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by Abigail Van Buren

Trip to Mailbox May End Up as March to Altar

DEAR ABBY: Congratulations, you've done it again! You can now put another notch in your "success column" for Operation Dear Abby.

Last Thanksgiving, I wrote a letter to "Any Serviceperson" and sent it to the Persian Gulf as a part of your letter-writing campaign. I never really expected a reply, but I received one from a Lt. Patrick E. Fortune, which I answered promptly. We soon learned that we had a lot in common: His name is Patrick, my name is Patty; he's Irish-Catholic, I'm Irish-Catholic; he's one of seven kids, I'm one of seven kids; he went to an all-boys Catholic school, I went to an all-girls Catholic school; we both have dreamed of biking through Ireland. We also share many of the same beliefs about God, family and values.

When Pat returned to the states, we started talking on the telephone. We have had three- and four-hour long conversations. (Don't ask about our telephone bills!) I finally broke down and told him that I was absolutely nuts about him! He then confessed that he felt the same way about me.

We finally met in Cincinnati over the Labor Day weekend and had a sensational time. We knew there was no doubt about it -- we were right for each other.

Pat sent me a plane ticket so I could visit him at Fort Bragg, and our romance flourished. He will get out of the service in about six months, after which he plans to move to Milwaukee and make spoiling me a full-time job. That's wonderful because he's the most important person in my life.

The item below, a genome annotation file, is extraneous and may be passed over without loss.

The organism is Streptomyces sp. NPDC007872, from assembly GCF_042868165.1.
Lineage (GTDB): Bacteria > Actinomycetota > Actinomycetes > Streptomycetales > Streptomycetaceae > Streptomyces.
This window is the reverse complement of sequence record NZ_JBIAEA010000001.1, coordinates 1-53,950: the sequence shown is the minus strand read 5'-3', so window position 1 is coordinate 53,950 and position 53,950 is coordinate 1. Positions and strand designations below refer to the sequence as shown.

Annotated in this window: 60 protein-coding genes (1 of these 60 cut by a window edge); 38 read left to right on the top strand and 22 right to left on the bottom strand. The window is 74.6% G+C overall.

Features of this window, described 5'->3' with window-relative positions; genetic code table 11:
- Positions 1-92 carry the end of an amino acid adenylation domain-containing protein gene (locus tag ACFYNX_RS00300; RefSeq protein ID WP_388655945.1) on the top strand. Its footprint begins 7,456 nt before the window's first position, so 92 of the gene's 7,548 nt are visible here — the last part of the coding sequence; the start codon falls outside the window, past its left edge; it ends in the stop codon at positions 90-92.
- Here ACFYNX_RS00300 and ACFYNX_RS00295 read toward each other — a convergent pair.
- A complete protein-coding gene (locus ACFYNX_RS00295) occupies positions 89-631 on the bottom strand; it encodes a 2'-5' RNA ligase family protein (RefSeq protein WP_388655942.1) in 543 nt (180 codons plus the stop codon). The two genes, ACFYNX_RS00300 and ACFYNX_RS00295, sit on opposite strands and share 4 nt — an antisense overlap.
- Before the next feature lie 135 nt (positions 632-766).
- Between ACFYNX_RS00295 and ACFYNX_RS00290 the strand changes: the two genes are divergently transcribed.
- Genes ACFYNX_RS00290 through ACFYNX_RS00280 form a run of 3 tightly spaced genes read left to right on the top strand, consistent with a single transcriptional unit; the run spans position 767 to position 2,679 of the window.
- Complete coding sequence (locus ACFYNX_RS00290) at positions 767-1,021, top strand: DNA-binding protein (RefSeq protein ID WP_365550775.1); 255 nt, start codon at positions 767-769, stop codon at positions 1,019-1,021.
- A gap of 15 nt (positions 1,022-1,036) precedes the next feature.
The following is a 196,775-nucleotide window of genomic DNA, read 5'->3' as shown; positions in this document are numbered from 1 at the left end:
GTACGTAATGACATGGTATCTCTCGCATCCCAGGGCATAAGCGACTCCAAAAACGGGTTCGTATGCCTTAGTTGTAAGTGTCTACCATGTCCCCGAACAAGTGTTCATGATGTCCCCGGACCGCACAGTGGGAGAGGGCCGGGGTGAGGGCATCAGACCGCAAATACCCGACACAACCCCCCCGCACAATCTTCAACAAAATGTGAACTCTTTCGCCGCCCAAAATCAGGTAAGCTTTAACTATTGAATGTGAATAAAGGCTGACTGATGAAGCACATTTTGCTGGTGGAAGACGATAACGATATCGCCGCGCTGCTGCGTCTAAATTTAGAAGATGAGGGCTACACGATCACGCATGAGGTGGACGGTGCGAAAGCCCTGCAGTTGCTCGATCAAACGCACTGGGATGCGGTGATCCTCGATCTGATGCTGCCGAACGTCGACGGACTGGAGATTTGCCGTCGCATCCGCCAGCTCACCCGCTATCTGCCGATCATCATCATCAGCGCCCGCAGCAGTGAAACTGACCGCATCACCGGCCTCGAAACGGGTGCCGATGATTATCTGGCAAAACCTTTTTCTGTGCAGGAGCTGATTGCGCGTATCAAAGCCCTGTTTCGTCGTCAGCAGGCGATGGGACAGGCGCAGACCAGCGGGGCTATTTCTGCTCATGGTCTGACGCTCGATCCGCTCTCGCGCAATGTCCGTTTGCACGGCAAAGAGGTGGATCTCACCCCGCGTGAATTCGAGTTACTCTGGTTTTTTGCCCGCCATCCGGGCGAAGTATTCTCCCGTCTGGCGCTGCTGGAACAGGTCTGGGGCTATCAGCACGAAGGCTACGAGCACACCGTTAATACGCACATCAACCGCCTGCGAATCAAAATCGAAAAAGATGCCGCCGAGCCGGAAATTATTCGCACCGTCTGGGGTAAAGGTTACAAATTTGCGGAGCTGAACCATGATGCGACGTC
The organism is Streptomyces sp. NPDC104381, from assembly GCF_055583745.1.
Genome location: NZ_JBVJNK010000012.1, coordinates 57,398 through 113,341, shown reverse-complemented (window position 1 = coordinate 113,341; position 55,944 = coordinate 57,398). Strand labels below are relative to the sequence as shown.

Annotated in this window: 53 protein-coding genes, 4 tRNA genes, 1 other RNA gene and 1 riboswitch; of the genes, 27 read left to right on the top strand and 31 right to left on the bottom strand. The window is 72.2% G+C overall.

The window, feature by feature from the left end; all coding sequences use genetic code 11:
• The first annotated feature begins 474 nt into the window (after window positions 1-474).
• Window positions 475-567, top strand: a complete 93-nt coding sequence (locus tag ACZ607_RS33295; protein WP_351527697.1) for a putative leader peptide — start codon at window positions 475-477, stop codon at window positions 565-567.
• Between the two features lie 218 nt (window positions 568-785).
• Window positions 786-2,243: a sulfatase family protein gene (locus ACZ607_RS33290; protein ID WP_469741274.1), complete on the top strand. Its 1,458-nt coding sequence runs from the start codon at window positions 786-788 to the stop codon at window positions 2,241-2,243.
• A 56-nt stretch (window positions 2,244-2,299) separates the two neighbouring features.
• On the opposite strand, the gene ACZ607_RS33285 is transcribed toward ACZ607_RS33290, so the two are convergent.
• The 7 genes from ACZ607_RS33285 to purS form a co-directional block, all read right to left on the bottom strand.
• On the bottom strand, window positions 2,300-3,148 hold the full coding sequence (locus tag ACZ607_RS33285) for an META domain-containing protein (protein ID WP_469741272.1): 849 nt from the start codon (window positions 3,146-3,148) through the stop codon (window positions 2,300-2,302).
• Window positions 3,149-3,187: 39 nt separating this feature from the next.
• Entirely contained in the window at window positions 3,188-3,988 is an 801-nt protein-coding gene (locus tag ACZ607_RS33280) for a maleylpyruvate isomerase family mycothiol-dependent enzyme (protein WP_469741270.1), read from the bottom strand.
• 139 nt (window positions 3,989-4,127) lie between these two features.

So, Dear Abby, that's the saga of Pat and Patty. How can I ever thank you? -- PATTY TREACY, GREENFIELD, WIS.

DEAR PATTY: You just did.

DEAR ABBY: My best friend and I have been friends for 6 1/2 years. I am a single man who has never been married, and my best friend is a married woman with two children. Her husband's job allows him to be home only three nights a week. I even stay at her home about 50 percent of the time. Her husband has no objections to my staying in their home. In fact, we get along very well.

The problem is that everyone thinks it is abnormal for us to "hang out" as much as we do. We do not have sex, and never will; we are not attracted to each other sexually at all. We are just good friends and that's all.

So, what do you think, Abby? Is our relationship normal or not? I hope you will print this so our friends will know that two people of the opposite sex can be good friends -- and that's all. -- BUGGED IN BARSTOW

DEAR BUGGED: It is indeed unusual for a single man and a married woman who are not romantically involved to spend so much time together. It is also out of the ordinary for the woman's husband to be as secure and generous about his wife's close friendship with another man.

And yes, people of the opposite sex can be friends -- and that's all. It is not necessarily "abnormal," but it is unusual.

DEAR ABBY: I recently remarried. My new husband was also previously married. How should I introduce my first husband's relatives who are my former in-laws? I am very friendly with my ex-husband's nieces and nephews, too. -- SECOND TIME AROUND

DEAR SECOND: There is no reason to call attention to the fact that you were formerly related by marriage. Just introduce your ex-in-laws -- nieces and nephews -- as "dear" or "old" friends, and save the explanatory details for subsequent meetings.

Abby's family recipes are included in her cookbooklet. Send a long, self-addressed envelope, plus check or money order for $3.95 ($4.50 in Canada) to: Dear Abby, Cookbooklet, P.O. Box 447, Mount Morris, Ill. 61054. (Postage is included.)

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